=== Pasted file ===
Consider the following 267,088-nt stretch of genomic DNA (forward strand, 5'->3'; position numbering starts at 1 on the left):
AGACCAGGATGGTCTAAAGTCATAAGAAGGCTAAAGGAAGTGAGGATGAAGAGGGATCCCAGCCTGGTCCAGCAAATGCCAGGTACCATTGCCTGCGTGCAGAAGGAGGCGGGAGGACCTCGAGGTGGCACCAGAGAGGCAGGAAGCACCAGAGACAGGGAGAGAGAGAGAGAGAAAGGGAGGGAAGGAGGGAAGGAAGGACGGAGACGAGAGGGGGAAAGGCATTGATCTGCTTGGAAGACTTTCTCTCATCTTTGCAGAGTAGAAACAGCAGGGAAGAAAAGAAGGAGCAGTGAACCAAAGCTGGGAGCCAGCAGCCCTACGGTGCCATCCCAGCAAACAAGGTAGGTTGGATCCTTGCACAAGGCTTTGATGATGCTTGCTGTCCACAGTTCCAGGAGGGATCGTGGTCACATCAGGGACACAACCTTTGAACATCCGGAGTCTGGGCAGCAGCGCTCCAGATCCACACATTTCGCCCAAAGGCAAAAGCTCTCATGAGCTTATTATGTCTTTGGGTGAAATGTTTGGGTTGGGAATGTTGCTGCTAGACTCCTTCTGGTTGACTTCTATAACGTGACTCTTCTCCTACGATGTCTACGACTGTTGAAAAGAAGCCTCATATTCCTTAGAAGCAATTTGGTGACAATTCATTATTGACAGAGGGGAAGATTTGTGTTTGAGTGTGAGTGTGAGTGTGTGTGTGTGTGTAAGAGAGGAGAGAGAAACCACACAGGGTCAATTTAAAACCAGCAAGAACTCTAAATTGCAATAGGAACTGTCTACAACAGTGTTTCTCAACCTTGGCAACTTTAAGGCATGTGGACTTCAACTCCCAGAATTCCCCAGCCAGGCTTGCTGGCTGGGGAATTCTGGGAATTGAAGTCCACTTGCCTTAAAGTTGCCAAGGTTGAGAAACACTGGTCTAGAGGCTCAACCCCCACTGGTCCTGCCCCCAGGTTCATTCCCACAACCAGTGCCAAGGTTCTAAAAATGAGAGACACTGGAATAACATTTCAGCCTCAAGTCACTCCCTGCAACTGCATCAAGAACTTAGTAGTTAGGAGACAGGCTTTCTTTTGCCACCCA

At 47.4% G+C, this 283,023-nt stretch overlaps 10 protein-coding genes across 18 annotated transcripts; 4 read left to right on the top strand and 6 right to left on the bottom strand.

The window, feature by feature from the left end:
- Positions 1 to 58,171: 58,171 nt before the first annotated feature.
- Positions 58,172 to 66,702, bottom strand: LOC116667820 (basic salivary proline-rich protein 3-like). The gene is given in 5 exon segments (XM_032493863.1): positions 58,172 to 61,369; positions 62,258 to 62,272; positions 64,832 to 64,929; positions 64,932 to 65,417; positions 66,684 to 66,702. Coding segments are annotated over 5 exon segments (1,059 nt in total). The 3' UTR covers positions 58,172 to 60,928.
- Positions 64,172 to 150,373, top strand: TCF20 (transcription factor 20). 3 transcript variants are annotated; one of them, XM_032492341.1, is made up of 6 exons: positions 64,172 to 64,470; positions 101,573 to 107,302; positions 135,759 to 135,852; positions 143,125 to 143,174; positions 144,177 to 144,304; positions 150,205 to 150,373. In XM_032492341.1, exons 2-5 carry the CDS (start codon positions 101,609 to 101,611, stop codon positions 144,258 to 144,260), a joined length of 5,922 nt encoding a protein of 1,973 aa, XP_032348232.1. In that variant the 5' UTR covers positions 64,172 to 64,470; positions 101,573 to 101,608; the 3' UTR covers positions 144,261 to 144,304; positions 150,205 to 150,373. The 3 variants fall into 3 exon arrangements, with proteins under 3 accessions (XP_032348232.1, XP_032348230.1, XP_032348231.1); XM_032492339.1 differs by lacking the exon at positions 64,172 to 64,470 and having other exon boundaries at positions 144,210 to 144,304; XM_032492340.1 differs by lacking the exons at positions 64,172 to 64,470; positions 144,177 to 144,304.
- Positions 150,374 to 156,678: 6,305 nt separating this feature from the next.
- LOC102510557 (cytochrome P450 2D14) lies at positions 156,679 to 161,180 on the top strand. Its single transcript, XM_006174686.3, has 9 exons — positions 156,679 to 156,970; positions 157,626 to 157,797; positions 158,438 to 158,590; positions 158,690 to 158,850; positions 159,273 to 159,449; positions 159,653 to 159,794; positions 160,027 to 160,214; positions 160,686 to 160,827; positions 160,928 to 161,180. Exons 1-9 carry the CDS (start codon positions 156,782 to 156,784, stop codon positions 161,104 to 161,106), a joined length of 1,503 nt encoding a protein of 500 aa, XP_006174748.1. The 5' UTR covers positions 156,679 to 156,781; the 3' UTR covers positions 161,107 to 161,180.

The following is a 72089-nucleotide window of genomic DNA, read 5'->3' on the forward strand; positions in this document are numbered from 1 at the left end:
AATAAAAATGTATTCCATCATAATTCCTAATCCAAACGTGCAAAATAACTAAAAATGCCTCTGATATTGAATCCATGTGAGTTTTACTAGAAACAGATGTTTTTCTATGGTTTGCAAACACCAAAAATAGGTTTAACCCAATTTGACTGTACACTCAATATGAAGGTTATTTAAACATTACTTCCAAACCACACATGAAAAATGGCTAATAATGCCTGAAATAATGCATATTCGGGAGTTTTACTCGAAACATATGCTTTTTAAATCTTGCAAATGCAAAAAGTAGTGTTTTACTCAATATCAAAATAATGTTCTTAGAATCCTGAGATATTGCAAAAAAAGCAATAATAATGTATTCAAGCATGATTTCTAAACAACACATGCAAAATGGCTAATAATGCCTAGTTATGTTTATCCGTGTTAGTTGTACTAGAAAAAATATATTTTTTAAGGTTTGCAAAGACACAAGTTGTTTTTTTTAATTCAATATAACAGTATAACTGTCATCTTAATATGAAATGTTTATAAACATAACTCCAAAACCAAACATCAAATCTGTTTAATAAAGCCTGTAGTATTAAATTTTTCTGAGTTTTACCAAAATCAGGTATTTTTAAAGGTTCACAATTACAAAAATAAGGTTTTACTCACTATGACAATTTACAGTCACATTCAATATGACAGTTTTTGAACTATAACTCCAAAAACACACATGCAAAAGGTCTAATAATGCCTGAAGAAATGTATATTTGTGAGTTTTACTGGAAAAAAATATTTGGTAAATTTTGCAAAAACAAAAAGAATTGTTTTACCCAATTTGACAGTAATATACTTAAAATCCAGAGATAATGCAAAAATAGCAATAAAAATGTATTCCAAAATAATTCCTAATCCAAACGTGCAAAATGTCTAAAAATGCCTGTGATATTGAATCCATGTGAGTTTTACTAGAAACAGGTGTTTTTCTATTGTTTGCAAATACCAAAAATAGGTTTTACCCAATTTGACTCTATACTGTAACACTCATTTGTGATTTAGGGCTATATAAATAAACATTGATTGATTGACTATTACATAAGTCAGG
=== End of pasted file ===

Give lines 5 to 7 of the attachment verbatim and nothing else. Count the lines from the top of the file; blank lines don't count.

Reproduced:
- Positions 1 to 58,171: 58,171 nt before the first annotated feature.
- Positions 58,172 to 66,702, bottom strand: LOC116667820 (basic salivary proline-rich protein 3-like). The gene is given in 5 exon segments (XM_032493863.1): positions 58,172 to 61,369; positions 62,258 to 62,272; positions 64,832 to 64,929; positions 64,932 to 65,417; positions 66,684 to 66,702. Coding segments are annotated over 5 exon segments (1,059 nt in total). The 3' UTR covers positions 58,172 to 60,928.
- Positions 64,172 to 150,373, top strand: TCF20 (transcription factor 20). 3 transcript variants are annotated; one of them, XM_032492341.1, is made up of 6 exons: positions 64,172 to 64,470; positions 101,573 to 107,302; positions 135,759 to 135,852; positions 143,125 to 143,174; positions 144,177 to 144,304; positions 150,205 to 150,373. In XM_032492341.1, exons 2-5 carry the CDS (start codon positions 101,609 to 101,611, stop codon positions 144,258 to 144,260), a joined length of 5,922 nt encoding a protein of 1,973 aa, XP_032348232.1. In that variant the 5' UTR covers positions 64,172 to 64,470; positions 101,573 to 101,608; the 3' UTR covers positions 144,261 to 144,304; positions 150,205 to 150,373. The 3 variants fall into 3 exon arrangements, with proteins under 3 accessions (XP_032348232.1, XP_032348230.1, XP_032348231.1); XM_032492339.1 differs by lacking the exon at positions 64,172 to 64,470 and having other exon boundaries at positions 144,210 to 144,304; XM_032492340.1 differs by lacking the exons at positions 64,172 to 64,470; positions 144,177 to 144,304.